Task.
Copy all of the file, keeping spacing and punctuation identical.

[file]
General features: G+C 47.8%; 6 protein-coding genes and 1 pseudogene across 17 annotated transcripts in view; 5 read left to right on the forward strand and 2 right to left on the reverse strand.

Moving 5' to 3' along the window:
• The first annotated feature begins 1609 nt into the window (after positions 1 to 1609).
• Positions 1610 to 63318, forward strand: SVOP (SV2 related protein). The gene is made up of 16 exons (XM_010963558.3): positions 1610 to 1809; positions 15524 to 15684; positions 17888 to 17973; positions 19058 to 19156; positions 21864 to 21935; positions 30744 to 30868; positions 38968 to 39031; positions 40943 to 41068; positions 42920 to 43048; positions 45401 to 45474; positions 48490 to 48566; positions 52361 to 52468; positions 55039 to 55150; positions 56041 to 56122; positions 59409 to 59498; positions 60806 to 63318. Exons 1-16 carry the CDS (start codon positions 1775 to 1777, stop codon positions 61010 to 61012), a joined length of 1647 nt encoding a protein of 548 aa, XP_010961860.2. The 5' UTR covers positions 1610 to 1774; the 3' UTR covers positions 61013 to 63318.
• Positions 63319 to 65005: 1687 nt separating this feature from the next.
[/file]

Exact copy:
General features: G+C 47.8%; 6 protein-coding genes and 1 pseudogene across 17 annotated transcripts in view; 5 read left to right on the forward strand and 2 right to left on the reverse strand.

Moving 5' to 3' along the window:
• The first annotated feature begins 1609 nt into the window (after positions 1 to 1609).
• Positions 1610 to 63318, forward strand: SVOP (SV2 related protein). The gene is made up of 16 exons (XM_010963558.3): positions 1610 to 1809; positions 15524 to 15684; positions 17888 to 17973; positions 19058 to 19156; positions 21864 to 21935; positions 30744 to 30868; positions 38968 to 39031; positions 40943 to 41068; positions 42920 to 43048; positions 45401 to 45474; positions 48490 to 48566; positions 52361 to 52468; positions 55039 to 55150; positions 56041 to 56122; positions 59409 to 59498; positions 60806 to 63318. Exons 1-16 carry the CDS (start codon positions 1775 to 1777, stop codon positions 61010 to 61012), a joined length of 1647 nt encoding a protein of 548 aa, XP_010961860.2. The 5' UTR covers positions 1610 to 1774; the 3' UTR covers positions 61013 to 63318.
• Positions 63319 to 65005: 1687 nt separating this feature from the next.